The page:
This volume shows the pervasiveness over a millennium and a half of the little-studied phenomenon of multi-tier intertextuality, whether as 'linear' window reference - where author C simultaneously imitates or alludes to a text by author A and its imitation by author B - or as multi-directional imitative clusters.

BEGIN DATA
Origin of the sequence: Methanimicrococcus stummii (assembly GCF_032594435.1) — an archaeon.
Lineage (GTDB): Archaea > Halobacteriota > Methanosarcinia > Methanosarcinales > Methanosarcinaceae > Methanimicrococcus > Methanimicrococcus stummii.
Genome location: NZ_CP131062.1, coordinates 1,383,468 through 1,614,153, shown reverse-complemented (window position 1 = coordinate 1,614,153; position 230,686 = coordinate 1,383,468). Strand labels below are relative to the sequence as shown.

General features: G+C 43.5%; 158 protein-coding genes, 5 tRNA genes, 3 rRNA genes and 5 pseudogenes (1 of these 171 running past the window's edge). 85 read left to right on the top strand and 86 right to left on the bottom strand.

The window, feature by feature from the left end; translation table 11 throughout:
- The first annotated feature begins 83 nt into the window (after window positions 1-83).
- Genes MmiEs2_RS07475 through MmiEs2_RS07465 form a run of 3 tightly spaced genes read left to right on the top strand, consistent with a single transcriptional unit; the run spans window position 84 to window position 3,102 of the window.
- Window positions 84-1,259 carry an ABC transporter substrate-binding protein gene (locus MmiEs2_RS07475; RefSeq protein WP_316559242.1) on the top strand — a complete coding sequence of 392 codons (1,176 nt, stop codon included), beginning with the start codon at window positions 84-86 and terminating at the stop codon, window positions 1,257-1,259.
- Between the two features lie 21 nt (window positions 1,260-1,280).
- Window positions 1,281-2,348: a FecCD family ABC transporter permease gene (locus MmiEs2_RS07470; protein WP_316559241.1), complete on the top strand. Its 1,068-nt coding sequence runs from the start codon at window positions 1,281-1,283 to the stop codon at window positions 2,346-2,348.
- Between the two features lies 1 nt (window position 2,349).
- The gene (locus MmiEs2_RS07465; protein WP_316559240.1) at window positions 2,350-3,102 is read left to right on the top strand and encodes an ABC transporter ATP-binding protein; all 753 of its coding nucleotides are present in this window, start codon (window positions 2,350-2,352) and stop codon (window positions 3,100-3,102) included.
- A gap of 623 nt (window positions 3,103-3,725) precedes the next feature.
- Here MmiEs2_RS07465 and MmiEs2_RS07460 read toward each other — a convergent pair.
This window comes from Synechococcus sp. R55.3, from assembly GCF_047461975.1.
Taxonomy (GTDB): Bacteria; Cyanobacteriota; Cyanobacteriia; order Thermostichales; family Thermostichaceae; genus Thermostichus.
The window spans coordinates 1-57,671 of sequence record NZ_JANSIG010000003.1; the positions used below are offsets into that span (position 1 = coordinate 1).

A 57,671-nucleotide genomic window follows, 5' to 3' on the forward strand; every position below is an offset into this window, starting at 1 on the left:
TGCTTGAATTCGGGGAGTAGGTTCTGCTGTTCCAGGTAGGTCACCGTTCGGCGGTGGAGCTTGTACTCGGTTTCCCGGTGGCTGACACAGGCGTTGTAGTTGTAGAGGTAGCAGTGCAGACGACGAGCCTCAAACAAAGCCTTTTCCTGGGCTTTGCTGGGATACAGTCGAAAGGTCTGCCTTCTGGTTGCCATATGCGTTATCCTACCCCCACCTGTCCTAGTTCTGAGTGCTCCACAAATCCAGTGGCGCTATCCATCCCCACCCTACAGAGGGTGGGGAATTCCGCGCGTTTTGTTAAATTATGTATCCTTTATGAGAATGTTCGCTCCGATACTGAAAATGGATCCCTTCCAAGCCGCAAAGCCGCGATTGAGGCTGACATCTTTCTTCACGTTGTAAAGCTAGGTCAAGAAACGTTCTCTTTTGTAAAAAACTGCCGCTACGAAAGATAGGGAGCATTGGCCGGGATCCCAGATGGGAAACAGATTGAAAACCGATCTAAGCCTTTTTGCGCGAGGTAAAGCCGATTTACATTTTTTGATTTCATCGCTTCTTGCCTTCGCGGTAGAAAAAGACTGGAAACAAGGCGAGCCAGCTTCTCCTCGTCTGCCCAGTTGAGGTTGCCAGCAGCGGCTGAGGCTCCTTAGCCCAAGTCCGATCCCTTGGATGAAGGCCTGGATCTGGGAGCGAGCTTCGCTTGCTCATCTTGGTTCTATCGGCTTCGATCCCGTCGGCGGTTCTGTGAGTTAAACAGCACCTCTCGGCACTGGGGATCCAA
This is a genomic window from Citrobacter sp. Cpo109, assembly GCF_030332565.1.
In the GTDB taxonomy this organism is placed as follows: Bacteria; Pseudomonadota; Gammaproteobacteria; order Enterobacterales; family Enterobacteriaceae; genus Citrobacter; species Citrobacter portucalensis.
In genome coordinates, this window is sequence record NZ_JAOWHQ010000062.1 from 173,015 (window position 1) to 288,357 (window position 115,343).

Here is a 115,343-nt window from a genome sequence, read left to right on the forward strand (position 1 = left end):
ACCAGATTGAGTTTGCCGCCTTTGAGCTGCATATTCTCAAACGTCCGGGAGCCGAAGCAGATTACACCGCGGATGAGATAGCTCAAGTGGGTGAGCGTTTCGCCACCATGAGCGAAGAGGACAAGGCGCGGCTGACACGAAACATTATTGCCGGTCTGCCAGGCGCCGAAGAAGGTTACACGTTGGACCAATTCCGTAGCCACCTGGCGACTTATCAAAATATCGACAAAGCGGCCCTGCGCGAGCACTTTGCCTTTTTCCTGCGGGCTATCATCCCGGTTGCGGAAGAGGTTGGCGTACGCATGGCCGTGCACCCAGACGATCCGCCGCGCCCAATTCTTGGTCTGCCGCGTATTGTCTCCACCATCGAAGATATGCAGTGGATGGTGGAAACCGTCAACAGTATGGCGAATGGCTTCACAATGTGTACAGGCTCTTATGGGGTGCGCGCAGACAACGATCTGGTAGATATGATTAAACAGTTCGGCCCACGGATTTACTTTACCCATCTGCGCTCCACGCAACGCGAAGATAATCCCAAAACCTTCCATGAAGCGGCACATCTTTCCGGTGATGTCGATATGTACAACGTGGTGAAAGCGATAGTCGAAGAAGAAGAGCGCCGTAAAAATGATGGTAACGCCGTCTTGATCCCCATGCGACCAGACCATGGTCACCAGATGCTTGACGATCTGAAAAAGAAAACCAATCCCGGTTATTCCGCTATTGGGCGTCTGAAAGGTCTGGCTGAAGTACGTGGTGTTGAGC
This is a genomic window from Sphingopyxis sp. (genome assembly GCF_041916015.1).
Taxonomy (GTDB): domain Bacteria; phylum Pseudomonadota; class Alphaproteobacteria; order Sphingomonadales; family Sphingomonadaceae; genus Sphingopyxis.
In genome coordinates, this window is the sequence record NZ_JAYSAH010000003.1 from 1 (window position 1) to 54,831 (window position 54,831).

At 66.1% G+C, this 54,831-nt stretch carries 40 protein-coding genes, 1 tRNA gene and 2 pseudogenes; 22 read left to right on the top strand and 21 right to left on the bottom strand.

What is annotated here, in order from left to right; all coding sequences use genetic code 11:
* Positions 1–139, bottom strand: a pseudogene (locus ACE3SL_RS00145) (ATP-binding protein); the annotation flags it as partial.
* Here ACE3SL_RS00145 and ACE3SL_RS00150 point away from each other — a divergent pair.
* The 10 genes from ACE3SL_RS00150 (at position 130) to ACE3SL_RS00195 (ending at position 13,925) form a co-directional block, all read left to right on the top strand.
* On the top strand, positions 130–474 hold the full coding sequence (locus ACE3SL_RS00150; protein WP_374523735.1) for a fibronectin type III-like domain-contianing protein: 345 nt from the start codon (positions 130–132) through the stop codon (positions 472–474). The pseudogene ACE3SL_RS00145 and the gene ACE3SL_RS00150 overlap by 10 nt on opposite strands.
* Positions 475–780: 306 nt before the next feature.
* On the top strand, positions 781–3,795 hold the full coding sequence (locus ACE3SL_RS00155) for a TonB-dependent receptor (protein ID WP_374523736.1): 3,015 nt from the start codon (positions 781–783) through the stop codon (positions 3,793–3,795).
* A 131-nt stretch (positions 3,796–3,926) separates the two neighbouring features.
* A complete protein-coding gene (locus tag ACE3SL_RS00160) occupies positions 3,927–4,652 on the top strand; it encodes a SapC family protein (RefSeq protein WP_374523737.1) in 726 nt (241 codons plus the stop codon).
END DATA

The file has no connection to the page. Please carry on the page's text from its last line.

It begins with essays on classical literature from Homer to the high Roman empire, where the feature first becomes prominent; then comes late antiquity, a lively area of research at present; and, after a series of essays on European neo-Latin literature from Petrarch to 1600, another area where developments are moving rapidly, the volume concludes with early modern vernacular literatures (Italian, French, Portuguese and English). Most papers concern verse, but prose is not ignored. The introduction to the volume discusses the relevant methodological issues. An Afterword outlines the critical history of 'window reference' and includes a short essay by Professor Richard Thomas, of Harvard University, who coined the term in the 1980s.